It should also go without saying, the physical body needs his healing touch on occasion.
The origin of the early Church’s expectation of miraculous physical healing is the ministry of Jesus himself, a ministry anchored in the Old Testament:
When evening came, they brought to him many who were demon-possessed. He drove out the spirits with a word and healed all who were sick, so that what was spoken through the prophet Isaiah might be fulfilled: He himself took our weaknesses and carried our diseases. (Matthew 8:16–17)
It is only relatively recently in history we have lost a sense of the enchantment of the world, of the presence of God as an active force in human life and society. On this theologian Gordon Fee wrote,
Only among the intellectuals and in a ‘scientific age’ is it thought to be too hard for God to heal the sick … this is also unfortunately true of many contemporary Christians, whose theology has made a severe disjunction between the ‘then’ and ‘now’ of God’s working. This seems to be a seriously flawed understanding of the kingdom, which according to the NT was inaugurated by Christ in the power of the Spirit, who continues the work of the kingdom until the consummation.
The scriptures reveal God is a healing god and has put within humankind an impulse to fight against disease and sickness. It is no surprise there is a manifestation of the Holy Spirit when healing occurs.
The Performing of Miracles
to another, the performing of miracles, to another, prophecy, to another, distinguishing between spirits, to another, different kinds of tongues, to another, interpretation of tongues. (1 Corinthians 12:10)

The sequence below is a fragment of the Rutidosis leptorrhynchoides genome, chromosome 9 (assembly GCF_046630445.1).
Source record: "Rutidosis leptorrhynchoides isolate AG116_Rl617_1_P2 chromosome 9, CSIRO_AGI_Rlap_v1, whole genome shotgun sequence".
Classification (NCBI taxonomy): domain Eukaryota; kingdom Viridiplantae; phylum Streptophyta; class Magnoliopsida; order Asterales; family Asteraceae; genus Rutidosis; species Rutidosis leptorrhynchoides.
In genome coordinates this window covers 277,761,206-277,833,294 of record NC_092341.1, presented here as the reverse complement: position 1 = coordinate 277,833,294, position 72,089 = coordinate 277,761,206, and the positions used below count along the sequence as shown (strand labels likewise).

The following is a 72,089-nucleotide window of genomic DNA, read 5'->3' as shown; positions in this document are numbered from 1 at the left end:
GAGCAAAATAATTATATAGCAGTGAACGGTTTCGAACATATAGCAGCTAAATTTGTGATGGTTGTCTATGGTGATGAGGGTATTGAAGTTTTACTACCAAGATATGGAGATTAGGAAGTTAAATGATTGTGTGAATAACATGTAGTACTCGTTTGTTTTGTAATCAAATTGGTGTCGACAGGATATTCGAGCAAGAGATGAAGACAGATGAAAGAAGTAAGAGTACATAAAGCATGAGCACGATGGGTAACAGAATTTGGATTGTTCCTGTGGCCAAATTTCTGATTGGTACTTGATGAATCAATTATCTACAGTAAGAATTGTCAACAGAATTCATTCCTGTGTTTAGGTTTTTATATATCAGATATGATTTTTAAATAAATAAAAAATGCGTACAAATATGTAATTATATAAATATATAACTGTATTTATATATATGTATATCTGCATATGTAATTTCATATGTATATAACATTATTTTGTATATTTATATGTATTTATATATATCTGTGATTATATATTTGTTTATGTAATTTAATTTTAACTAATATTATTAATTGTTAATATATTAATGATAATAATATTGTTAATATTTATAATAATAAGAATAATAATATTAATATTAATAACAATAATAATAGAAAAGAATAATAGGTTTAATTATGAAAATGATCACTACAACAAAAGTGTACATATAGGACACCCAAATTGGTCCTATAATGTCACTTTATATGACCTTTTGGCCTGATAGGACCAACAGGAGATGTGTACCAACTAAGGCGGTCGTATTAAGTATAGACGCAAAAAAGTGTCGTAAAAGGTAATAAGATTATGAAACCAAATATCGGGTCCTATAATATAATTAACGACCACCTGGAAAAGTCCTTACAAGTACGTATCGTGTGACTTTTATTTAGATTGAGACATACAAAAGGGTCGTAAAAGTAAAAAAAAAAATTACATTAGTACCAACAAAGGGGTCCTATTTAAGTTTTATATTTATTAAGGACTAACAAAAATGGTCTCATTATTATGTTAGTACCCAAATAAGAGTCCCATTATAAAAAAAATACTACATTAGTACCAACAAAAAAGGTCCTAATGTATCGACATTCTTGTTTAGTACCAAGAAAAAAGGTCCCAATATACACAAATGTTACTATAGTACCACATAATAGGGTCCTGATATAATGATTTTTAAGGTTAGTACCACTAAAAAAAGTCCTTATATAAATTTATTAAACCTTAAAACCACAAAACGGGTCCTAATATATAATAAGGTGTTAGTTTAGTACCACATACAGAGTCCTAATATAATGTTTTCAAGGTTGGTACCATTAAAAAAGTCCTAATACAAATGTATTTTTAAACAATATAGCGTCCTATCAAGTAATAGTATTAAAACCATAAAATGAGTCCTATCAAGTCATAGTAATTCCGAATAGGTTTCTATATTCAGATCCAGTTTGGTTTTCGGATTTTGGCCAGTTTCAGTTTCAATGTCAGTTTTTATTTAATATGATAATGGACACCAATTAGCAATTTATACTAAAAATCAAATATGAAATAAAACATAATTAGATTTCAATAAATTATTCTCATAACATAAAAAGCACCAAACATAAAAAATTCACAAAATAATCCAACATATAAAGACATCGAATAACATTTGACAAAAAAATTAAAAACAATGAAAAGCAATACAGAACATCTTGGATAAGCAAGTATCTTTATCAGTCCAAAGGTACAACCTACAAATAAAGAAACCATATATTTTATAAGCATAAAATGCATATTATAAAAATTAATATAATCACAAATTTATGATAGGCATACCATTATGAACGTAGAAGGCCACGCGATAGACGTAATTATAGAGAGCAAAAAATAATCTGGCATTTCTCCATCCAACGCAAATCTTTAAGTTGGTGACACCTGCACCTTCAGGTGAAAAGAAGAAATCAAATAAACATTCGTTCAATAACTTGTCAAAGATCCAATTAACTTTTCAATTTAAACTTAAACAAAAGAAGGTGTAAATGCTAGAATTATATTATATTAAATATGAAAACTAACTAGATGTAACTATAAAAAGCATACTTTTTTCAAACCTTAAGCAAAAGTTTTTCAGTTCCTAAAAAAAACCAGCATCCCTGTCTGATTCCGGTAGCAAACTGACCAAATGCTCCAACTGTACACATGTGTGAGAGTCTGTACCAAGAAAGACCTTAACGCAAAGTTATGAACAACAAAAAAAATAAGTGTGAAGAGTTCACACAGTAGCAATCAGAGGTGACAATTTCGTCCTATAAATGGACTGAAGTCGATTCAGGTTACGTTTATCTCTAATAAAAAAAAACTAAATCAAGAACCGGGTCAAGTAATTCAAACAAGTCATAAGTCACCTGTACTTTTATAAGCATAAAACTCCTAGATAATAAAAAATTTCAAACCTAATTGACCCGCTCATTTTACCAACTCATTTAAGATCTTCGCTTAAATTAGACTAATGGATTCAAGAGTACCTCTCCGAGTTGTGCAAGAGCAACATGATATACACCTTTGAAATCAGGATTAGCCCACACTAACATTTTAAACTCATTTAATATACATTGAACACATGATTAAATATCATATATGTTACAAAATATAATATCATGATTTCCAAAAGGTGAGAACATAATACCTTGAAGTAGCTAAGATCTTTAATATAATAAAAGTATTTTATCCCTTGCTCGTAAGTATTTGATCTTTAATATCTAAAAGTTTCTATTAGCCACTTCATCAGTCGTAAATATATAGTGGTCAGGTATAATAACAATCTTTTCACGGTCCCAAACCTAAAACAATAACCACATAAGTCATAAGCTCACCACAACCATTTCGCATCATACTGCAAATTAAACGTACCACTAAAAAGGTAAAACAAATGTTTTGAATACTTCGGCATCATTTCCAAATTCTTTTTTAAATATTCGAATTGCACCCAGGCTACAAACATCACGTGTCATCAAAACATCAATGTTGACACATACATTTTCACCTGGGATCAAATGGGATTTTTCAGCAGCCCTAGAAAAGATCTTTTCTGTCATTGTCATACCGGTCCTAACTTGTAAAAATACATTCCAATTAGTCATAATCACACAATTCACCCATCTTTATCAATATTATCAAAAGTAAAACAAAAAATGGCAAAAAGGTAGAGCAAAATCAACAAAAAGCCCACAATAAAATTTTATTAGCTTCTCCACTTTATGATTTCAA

Verse ten of our scripture focus indicates a number of gifts, one of which is the performing of miracles.
There are four Greek words for “power” and the one translated here as “miracles”, dúnamis, is also one of three Greek words used to describe supernatural events. Sēmeíon (signs) and téras (wonders) are the other two (see Acts 2:22).
Dúnamis means energy, power, might, great force, great ability, strength, or miracle. When translated “miracle”, it describes the power at work beyond the ordinary course of natural law.
The manifestation of the performing of miracles, then, is God working to do what could not be done naturally. The working of miracles transcends the natural laws of the Earth. They are a result of the Holy Spirit’s fullness in the life of earnestly seeking believers. They are a display of power flowing out from the Spirit within each friend of Jesus (cf. Luke 4:14).
The manifestation gift of prophecy is different than the creational gift of prophecy. To understand the difference we need only recall Peter’s sermon on the Day of Pentecost (Acts 2:14–36).
While naturally bold, Peter did not generally display the depth of knowledge and rhetorical persuasion evident on that day. According to Acts 2:4, 4:31, all the disciples present were filled with the Holy Spirit, but Peter alone was empowered to speak to that large crowd and bring them to repentance.
The manifestation of prophecy, then, consists of spontaneous, Spirit-inspired, intelligible messages, orally delivered in the gathered assembly, intended for the edification or encouragement of the people (cf. Mk 13:11). It is not the delivery of a previously prepared sermon and the implication of 1 Cor 14:24 is that it is a gift available, at least potentially, to all the friends of Jesus.
Where the manifestation of prophecy differs from wisdom and knowledge is that prophecy seems primarily directed to the congregation as a whole, while the other two are more to individuals. Further, the manifestation of prophecy arises in specific situations and through varied believers, where the office of Prophet (Eph 4:11) —to be discussed in two weeks— does so on a more ongoing basis.
Distinguishing Between Spirits
The seventh gift is distinguishing between spirits.
The Greek word translated “distinguishing” (diákrisis) is related to the verb translated “evaluate” in 1 Corinthians 14:29:
Two or three prophets should speak, and the others should evaluate. (1 Corinthians 14:29)
Distinguishing between spirits has to do with discerning, identifying and properly judging when a spirit or spirits are influencing a person or situation.